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Managing Your Aging Parent’s Medications

November 18th, 2010 · 2 Comments

Have you ever heard kids make remarks about the amount of pills Grandpa or Grandma take? Children have a tendency to speak what they think whether we like it or not. However, the observation is often pretty accurate. The truth is that senior citizens sometimes find themselves taking a vast array of pills and medications. Finding a way to manage their medication may end up at the top of a caregiver’s to-do list.

The real concern with that much medication being used at the same time is medicine interaction. If your elderly mom or dad takes five, six, seven or more pills at a time, it’s easy to imagine that one of those medications might get into conflict with another. This is not an idle concern.

Many drug related overdoses or interaction problems happen to senior citizens every year because they combined their many prescription medications with over the country drugs or with alcohol, and the chemical reaction in their bodies became explosive. Depending on how many pills and how often they need to take each pill, having a pill dispenser to measure out the drugs for an entire week may help keep it all straight.

Because you are the caregiver to your aging mom or dad, it is up to you to come up with some strict rules that you have to insist become the law of the land for your mom or dad to assure that there is little or no possibility of a drug related reaction which could lead to hospitalization or death.

Here are the key players in keeping your aging parent’s medications under control:

Their primary care physician

Knowledge is power when it comes to managing your aging parent’s medications. And the two key people you should turn to for that knowledge are your parent’s doctor and pharmacist. Sometimes the problems of conflicting medications come from the influence of many doctors in prescribing drugs. So be sure there is one doctor who is in charge of your parent’s health in general. Have him or her review the current crop of medications, their frequency and ingredients to assure that there is no potentially dangerous interactions.

Their local pharmacist

Their local pharmacist can best help keep track of your aging parent’s medications, and can let you know if one drug will cause a gross reaction with another. Pharmacists are highly trained in all aspects of drugs and pharmaceuticals. Make sure your pharmacist knows of all medications your parent is taking. Just as having a primary physician is a smart move, so is having a primary pharmacist rather than going to several different pharmacies.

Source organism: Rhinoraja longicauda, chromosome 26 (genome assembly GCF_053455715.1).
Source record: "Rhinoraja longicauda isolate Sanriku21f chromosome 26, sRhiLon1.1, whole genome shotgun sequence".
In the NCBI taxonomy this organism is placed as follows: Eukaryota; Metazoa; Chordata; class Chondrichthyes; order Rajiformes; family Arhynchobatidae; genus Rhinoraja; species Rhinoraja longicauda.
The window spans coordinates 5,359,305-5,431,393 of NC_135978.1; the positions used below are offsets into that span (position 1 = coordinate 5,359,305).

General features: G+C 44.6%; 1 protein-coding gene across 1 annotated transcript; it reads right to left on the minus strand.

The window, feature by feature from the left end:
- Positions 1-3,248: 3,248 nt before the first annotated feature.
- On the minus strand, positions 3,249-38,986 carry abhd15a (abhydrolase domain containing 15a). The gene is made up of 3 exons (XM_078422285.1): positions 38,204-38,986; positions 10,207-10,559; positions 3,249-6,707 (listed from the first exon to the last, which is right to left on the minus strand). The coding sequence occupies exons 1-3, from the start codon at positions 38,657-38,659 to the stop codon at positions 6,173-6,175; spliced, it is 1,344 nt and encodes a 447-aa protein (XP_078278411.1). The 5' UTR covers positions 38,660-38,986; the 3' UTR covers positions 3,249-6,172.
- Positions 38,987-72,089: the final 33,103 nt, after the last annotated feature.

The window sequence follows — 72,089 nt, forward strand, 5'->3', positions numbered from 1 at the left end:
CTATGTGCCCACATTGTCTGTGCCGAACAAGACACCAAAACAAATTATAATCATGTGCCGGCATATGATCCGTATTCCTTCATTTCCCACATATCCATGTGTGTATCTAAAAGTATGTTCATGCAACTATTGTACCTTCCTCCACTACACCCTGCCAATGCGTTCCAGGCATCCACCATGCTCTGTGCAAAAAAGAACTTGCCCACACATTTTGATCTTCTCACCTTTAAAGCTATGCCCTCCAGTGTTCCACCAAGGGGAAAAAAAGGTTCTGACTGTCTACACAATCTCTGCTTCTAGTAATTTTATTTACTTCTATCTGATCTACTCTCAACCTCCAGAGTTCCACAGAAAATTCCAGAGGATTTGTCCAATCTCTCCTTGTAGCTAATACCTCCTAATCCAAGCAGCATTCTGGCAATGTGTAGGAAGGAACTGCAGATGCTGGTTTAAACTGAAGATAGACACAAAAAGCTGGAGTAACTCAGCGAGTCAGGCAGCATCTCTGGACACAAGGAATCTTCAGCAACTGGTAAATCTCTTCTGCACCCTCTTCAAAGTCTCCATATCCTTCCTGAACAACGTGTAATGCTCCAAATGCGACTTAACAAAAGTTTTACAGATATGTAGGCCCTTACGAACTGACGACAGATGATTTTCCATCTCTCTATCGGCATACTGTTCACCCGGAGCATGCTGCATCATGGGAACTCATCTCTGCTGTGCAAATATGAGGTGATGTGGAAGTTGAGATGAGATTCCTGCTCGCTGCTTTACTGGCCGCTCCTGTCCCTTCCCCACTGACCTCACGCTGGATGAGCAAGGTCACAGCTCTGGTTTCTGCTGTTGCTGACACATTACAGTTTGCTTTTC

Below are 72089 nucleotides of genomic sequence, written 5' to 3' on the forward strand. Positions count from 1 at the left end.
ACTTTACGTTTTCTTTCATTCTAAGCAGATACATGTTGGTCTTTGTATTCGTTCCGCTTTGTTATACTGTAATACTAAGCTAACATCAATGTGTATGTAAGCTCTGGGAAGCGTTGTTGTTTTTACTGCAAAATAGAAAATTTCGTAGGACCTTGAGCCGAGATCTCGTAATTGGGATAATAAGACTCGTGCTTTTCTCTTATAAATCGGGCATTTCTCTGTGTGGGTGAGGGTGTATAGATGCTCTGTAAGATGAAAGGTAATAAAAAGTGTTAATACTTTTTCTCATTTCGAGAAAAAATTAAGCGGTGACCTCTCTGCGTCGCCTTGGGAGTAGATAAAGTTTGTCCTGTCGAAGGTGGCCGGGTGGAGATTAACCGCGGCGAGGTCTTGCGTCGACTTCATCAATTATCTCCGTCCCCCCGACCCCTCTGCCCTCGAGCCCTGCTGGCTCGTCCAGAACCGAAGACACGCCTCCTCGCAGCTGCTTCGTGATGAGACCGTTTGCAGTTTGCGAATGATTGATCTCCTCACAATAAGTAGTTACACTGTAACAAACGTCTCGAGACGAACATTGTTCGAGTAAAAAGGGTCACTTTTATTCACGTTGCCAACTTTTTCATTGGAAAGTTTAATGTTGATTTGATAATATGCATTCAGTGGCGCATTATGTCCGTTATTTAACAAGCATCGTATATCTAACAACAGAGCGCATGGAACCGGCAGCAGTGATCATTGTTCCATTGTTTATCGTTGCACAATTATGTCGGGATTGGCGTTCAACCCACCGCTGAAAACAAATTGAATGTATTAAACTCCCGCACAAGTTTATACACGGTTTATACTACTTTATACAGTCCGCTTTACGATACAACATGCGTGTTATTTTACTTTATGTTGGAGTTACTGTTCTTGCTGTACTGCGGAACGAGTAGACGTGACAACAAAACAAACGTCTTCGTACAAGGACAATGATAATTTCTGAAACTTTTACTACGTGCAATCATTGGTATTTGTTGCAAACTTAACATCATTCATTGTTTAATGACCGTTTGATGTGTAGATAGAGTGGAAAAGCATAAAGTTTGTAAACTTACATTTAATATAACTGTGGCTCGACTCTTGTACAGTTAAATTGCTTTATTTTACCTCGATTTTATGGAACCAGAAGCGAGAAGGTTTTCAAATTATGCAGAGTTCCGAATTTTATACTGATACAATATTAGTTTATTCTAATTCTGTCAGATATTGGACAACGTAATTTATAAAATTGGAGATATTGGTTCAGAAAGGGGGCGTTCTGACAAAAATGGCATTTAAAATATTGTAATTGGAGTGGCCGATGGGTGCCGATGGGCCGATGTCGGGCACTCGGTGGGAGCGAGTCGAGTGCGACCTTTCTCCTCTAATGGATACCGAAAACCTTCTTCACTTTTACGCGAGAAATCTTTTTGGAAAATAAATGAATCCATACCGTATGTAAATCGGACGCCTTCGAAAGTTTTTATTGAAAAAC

An overseer for their home medication regimen

There is a lot you can do to prevent your aging parent from accidentally taking the wrong medications or the wrong dosages, either of which can cause potential problems. If the medicine cabinet where the meds are kept is full of similar looking bottles and the only way to tell them apart is fine print on the bottles, do your part to make them unique.

While you can use some kind of system using multicolored bottles to transfer the drugs into or . use a label maker to mark each bottle in clear, the best system I have found for my father is to use a daily pill sorter. He takes pills in varying amounts four times a day. Putting his pills up once a week in seven different plastic dispensers has worked great for us. If they only take a few pills a day, one seven-day divider might work as well.

Consider an online pharmacy

My father’s insurance company insists that he receive his medications through a particular online pharmacy. And, actually, that has helped us a lot. We have his prescriptions written once a year, they are sent to the online pharmacy (where they were once mailed, they can now be ordered online by the doctor’s office, saving paper and time.), and then they are automatically renewed and sent to our home every three months.

If changes need to be made, the doctor’s office goes online and makes those changes. What the insurance company does not pay for comes right out of Dad’s checking account. We get prior notice when that will occur. Everything has gone very smoothly since that system was set up.

There are a few items such as his diabetic supplies that we still get from a local pharmacy, but otherwise everything is handled online – quick and easy for all of us!

Check the expiration dates and reorder cycles

If you are not on a system such as described above, be sure to take proper care when keeping track of medicines and their expiration dates so that you can stay ahead of reorder cycles. Check with your pharmacist to see if they can assist you in keeping reorders under control.

By staying on top of your aging parent’s medication needs you are ensuring that they take their required medications in a timely and safe fashion. By filling in that gap for your parents, you will have the peace of mind that they are getting the medications they need and only the medications they need.

 

Tags: Elder Care · Health Care · Seniors


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2 responses so far ↓

  • 1 Nancy @Lifestation // Dec 1, 2010 at 6:06 pm

    Keeping on top of the medications for an aging parent can be a nightmare, especially when the senior themself do not always know what everything is and what it is for. The idea of an online pharmacy is a great way to stay on top of everything and provide a little convenience as well.

  • 2 Edie // Dec 2, 2010 at 4:50 am

    Nancy, I sure agree with your comments. We have used Medco for the last four years at least, and they have been a Godsend. So simple to keep track and reorder at the proper time. Dad’s new doctor goes directly online himself during the office visit and makes any changes to Dad’s meds. The next thing we know, the meds arrive in the mail. Pretty cool!

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